This release contains no big new features, but addresses some common problems.
Until now, every time you ran
yarn create video, a binary of Chromium was installed, which was slow and took a lot of space (between 170-280MB depending on the OS). Making matters even worse, these binaries would not include the codec required to play MP4 videos, meaning if you wanted to embed one, you had to convert it to WebM first.
Now Remotion will try to find an existing installation of Chrome on your machine and if it finds one, it will use it and skip the download. If it doesn't find one, you can specify the path using the
setBrowserExecutable() option or the
--browser-executable command line flag.
If you are running Remotion on a machine where neither Chrome nor Chromium is installed, Remotion will still download a version from the internet. However, the download only happens when you invoke
npm run build for the first time, so you don't have to wait so long before you can start experimenting.
Apple Silicon support is another nice side-effect of the Puppeteer refactor, since previously the installation would fail because no Chromium binaries were available for the Apple Silicon architecture. Now that Remotion will try to use the local Chrome installation this is way less likely to happen.
On Windows Subsystem for Linux, a missing flag would lead to Remotion getting stuck during rendering. This is now fixed. Linux users also need to install some additional libraries, which is now documented.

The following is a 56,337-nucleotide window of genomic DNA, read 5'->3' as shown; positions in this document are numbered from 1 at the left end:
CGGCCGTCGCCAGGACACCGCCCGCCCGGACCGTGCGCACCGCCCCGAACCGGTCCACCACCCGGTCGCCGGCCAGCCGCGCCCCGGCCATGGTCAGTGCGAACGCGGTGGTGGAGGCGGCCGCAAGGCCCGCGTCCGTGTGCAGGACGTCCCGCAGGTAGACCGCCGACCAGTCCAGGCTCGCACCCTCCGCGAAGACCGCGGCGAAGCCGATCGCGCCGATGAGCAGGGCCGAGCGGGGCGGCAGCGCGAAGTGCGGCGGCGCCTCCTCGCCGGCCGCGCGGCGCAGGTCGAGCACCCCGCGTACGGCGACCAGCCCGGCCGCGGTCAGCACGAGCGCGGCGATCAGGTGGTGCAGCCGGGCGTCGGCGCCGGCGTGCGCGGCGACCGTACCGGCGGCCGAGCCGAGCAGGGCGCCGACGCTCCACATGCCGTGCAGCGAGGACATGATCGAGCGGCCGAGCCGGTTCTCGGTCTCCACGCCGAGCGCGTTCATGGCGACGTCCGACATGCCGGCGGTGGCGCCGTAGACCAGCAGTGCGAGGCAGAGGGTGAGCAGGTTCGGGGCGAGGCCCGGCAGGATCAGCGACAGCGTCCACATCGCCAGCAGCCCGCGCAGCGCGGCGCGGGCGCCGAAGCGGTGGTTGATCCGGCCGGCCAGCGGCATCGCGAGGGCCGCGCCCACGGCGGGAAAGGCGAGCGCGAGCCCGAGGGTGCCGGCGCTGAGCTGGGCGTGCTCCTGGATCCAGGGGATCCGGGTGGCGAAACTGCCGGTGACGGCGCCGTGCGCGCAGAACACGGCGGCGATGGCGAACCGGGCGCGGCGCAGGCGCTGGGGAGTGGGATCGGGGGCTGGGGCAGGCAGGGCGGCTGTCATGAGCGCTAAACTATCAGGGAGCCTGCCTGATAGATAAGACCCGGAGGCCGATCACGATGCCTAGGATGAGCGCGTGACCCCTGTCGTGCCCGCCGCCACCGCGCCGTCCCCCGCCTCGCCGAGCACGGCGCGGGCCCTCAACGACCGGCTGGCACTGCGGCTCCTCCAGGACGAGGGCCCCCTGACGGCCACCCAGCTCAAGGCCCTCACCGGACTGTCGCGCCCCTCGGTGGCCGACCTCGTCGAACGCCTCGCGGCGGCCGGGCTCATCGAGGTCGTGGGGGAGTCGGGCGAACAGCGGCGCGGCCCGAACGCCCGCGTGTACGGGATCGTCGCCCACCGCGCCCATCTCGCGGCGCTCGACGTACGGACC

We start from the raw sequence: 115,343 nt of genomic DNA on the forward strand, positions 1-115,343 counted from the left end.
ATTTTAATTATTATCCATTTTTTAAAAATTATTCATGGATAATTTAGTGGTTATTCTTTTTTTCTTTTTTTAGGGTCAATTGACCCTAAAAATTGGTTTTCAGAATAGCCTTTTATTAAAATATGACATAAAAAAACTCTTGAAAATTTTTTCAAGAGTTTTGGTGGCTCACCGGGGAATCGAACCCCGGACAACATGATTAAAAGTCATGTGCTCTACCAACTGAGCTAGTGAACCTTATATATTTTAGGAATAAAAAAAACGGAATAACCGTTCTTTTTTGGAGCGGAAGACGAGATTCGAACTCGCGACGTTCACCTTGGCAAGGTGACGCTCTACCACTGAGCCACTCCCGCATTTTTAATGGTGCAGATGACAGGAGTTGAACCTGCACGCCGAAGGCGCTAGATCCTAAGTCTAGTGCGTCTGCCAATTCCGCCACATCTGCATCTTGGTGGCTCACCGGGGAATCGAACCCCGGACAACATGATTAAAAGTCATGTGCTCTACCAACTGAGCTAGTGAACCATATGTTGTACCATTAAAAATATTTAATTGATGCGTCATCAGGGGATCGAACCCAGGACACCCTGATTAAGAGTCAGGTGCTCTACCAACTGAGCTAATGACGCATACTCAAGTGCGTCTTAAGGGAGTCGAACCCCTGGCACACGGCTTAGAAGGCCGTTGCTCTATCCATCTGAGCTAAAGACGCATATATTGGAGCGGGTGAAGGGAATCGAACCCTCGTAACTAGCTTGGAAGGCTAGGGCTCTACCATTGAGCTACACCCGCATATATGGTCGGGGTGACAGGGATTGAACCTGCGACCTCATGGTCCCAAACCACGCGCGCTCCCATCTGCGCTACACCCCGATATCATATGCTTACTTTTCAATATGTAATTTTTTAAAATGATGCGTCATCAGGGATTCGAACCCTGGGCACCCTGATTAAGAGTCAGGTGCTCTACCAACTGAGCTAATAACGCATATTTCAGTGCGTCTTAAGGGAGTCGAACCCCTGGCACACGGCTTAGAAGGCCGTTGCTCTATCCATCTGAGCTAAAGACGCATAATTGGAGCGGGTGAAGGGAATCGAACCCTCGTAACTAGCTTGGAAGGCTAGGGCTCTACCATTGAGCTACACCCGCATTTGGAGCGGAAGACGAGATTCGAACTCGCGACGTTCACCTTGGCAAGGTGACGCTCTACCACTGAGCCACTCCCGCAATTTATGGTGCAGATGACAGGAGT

Why would the timeline of your 30 FPS only play at 28.7FPS? Turns out it's a bug that was investigated and fixed by yuta0801! Now the playback during preview is smoother and the FPS counter is way more likely to display a number matching your desired FPS.
If a frame fails to render for some reason (such as calling
delayRender() and never resolving the lock), this will now stop the rendering process. Previously you would get an error message but Remotion would keep trying and keep failing.
Previously during rendering, frames would be opened via
file:// protocol and get screenshotted. Now the frames are being served on
http://localhost:3000 (if port is not available, it will try 3001, 3002, etc.), which is the same behavior as in the preview.
Now APIs can now simply whitelist localhost domains in their CORS configurations, and you can more easily use those APIs to feed data into your video.
In case you missed it, I released a new tutorial showing the workflow of how to programmatically create Instagram Stories with dynamic content. You can watch it here.
As always, you can upgrade to the newest version by running
npm run upgrade in your Remotion project.